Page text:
Biometrics is the new key to the door. If you want to be certain about identity for security purposes, the best way is to use some feature of a person’s body that is unique to them. For years, fingerprints have been used for that purpose. More recently people have successfully used facial recognition to determine identity. Now more body parts can be used as a biometric marker including your ear.

Researchers at the Yahoo Labs designed Bodyprint to be used as security on your smartphone. It determines your identity by comparing your ear (or another body part like your knuckle, palm or fist bump) with an image of that part already registered in your smartphone. A smartphone screen is not of high enough resolution to read a single fingerprint. It is much easier to scan a larger body part, like your ear, to ensure this is read with accuracy.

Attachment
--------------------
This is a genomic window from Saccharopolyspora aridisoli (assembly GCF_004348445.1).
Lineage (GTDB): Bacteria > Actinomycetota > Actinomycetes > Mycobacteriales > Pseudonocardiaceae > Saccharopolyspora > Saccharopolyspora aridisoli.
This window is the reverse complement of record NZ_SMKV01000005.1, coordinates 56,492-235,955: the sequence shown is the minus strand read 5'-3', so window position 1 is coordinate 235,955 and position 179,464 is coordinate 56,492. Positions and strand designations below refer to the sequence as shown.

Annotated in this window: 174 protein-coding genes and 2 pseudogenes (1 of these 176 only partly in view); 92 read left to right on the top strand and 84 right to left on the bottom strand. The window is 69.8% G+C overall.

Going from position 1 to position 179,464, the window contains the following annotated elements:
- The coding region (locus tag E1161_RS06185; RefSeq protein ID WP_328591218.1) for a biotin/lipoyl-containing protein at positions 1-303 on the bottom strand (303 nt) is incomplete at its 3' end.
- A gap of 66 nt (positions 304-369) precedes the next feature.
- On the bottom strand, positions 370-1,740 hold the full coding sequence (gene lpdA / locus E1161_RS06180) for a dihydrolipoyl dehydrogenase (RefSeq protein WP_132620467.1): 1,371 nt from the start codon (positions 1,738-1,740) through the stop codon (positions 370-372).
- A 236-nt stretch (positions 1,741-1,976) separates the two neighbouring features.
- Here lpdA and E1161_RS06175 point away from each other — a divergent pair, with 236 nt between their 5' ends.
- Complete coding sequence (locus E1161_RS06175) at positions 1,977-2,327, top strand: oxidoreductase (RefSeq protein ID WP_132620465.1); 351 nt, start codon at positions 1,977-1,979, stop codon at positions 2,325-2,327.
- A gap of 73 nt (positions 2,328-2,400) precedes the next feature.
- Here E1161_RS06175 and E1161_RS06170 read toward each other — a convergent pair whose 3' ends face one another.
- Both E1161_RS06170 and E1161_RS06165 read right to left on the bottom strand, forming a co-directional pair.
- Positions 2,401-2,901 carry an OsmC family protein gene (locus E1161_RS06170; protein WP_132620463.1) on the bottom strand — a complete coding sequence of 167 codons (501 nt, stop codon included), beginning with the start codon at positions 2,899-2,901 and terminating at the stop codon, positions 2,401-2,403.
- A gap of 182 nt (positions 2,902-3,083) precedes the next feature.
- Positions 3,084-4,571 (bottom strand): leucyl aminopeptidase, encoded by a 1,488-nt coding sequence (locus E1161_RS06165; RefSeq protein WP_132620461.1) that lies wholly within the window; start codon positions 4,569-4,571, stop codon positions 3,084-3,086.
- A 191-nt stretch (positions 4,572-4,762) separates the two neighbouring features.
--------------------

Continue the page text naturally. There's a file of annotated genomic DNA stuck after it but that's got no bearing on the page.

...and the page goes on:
It certainly makes the old 4-digit PIN number seem so old fashioned and passe.
Ears are remarkably distinct and  the system claims a 99.5% accuracy rate. Tests show a much better performance when using your ear as the biometric measure, compared with the other body parts suggested.

Why is this important?

Passwords are an insecure archaic practice and biometrics are increasingly the most secure way to interact with machines. When more contact points and body parts can accurately and securely be used to interact with machines it makes the experience more accessible to consumers and subsequently more likely to be brought into the mainstream.

Projecting Emotions From Computers

First there was sensurround. Then there was Smell-o-vision. For years, there have been inventions that have replicated and enhanced our senses and emotions. Now we have the SenseX.

 

The SenseX uses UltraHaptics technology to radiate specific emotional feelings to those nearby. They use a variety of ultrasonic emitters that produce ultrasonic energy that in turn provides sufficient radiation pressure to be felt by the skin. Apparently different emotions can be prompted by applying pressure to different parts of people’s hands, e.g. short bursts of air to the thumb, index finger and the palm will make you feel excited.